Small businesses and startups beginning to expand their company and take on new hires need a solid HR plan in place to ensure their internal systems can support the bigger team.
The problem is, when budgets get tight, smaller businesses have to make a concerted effort to do they best they can with what they’ve got.
Falling behind on human resources, however, can come back to haunt small businesses when requirements aren’t met and fines and fees come along to cripple your growth.
For those who want to build their HR strategy beyond avoiding the complications that come with meeting regulations, it’s time to take a proactive approach. Here are 5 mistakes small businesses commonly make when putting together their human resources strategy:
Falling behind on proper employee documentation
Accurate and complete employee documentation is one of the most important pieces of human resources. In addition to the internal benefits of having this information logged for your company’s reference, agencies like the Department of Labor, the IRS, and Immigration Services routinely double check employment records to ensure requirements are being met.
While the specifics of documentation can differ from state-to-state, generally speaking, a proper set of employee documentation should include tax and social security information, residency status, legal residence and mailing address information, and any information about their job classification.
Inaccurate overtime pay
Overtime can be dense, complicated area of HR that spells disaster for many small businesses and startups. To make it even more complex, many states have radically different laws in place between each other.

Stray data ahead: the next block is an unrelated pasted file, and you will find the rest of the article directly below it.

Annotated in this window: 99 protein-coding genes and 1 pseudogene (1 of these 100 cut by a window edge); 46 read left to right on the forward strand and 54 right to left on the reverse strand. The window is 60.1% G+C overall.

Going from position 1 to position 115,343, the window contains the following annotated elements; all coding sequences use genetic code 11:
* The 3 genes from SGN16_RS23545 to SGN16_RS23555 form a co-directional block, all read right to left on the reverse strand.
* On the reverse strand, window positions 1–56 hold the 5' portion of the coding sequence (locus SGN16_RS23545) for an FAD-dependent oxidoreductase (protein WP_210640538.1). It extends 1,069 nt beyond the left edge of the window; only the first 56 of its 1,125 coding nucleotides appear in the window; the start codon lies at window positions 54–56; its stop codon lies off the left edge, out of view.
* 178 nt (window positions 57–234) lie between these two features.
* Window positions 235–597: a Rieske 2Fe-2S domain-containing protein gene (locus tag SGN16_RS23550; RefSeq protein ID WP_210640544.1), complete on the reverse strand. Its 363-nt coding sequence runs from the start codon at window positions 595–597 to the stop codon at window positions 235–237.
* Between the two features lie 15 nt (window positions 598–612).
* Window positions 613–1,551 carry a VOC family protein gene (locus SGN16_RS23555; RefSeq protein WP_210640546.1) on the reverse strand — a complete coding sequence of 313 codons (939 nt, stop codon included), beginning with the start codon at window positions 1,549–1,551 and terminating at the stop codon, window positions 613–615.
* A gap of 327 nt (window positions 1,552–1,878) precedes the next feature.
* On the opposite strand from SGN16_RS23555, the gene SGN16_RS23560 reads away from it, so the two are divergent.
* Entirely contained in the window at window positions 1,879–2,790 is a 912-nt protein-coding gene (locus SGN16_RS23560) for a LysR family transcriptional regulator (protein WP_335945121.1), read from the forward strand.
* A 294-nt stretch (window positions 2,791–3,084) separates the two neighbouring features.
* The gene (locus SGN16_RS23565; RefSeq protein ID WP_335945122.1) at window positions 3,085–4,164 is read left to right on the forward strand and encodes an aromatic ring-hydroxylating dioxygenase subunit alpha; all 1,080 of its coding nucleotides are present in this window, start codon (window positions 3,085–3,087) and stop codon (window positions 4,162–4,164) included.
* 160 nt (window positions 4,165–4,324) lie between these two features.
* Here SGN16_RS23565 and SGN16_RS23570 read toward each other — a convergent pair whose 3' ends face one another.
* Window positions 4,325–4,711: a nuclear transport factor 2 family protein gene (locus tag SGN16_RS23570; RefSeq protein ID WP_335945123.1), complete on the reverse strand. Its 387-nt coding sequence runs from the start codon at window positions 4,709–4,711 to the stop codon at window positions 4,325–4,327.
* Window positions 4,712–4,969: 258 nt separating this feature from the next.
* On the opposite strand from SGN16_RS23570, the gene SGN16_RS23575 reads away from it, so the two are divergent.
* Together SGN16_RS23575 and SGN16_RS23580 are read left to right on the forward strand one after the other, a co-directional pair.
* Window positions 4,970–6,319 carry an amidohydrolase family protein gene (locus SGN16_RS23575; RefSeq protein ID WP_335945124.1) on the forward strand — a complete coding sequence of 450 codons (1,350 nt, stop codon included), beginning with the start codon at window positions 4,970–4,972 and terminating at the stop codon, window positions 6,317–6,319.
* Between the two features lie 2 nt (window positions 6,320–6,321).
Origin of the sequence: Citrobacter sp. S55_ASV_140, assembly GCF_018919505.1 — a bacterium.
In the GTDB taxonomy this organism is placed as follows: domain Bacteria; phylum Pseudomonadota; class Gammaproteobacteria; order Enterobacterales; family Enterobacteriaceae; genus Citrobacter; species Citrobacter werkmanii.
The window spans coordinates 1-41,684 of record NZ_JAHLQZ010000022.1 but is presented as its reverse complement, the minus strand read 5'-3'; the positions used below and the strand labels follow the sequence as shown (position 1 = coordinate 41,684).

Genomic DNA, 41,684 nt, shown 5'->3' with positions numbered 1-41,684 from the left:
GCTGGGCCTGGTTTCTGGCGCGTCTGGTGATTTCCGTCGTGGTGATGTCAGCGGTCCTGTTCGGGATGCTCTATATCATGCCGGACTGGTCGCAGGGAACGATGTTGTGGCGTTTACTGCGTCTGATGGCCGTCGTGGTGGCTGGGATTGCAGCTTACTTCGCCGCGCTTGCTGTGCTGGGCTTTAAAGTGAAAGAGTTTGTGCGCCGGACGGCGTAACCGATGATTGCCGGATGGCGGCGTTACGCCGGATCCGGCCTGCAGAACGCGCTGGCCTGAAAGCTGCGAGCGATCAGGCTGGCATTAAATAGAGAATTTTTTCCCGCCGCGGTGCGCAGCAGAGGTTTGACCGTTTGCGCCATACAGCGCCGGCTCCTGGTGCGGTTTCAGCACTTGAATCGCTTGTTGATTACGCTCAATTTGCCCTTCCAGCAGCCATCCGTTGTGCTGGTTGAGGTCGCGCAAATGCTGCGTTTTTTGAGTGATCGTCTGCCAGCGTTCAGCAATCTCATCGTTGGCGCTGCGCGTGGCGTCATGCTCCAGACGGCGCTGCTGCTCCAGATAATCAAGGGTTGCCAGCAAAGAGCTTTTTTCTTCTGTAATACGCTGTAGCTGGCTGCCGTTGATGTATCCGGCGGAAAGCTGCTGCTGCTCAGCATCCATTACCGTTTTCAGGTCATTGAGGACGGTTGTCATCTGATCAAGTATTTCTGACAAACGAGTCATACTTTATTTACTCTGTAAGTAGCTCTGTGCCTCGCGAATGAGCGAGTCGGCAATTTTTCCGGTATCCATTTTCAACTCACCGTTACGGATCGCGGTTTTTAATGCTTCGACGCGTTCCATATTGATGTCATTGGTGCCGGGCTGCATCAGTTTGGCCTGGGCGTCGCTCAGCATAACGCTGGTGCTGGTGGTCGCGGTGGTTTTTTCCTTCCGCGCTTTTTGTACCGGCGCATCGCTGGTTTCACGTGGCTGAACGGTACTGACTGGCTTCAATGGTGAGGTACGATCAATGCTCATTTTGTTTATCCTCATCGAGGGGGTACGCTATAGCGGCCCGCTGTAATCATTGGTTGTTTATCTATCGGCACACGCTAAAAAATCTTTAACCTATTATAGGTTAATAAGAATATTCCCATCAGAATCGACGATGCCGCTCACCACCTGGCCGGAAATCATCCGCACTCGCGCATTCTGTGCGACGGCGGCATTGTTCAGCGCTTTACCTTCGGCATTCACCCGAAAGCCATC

Job classification plays a big role in figuring out overtime. Most of the time, workers operating on an hourly pay schedule qualify for overtime once they start working more than 40 hours per week. Salaried workers are often exempt from this, unless classified specifically as a non-exempt employee.
If this sounds like it’s confusing quagmire of laws and regulations, for many, it is. One of the most important ways to make sure you’re staying on top of HR is to get your staff trained in both federal and state laws that apply to the workers inside your company.
Forgetting to put together an employee handbook
Informative employee handbooks are important for two big reasons. First, they communicate to workers what their rights are according to state and federal labor laws. Second, they make the company’s expectations clear by providing a go-to reference when questions arise.
If you find yourself struggling to deal with employees who aren’t complying with company policy, a handbook is the perfect way to assure no one can argue they weren’t aware of what is expected of them as an employee.
When the unfortunate situation of termination arises, handbooks written in compliance with federal, state and local laws also give businesses a legal justification––protecting them from discrimination laws, and other potential accusations.
Oversimplified job descriptions
Poorly written job descriptions (or the lack of any at all) can lead to workers not knowing exactly what role they’re supposed to play in your company. While some small businesses and startups certainly make the most of their employees ideas for moving forward, not having clear roles defined throughout the company can quickly lead to an organizational nightmare.
Take the time to sit down with managers and employees carefully lay out solid job descriptions for each position inside the company.
While most of these problems can be avoided with vigilance and proper documentation, if you find yourself overwhelmed by HR responsibilities, we’re here to help. Contact us today and get more information about how we can help.
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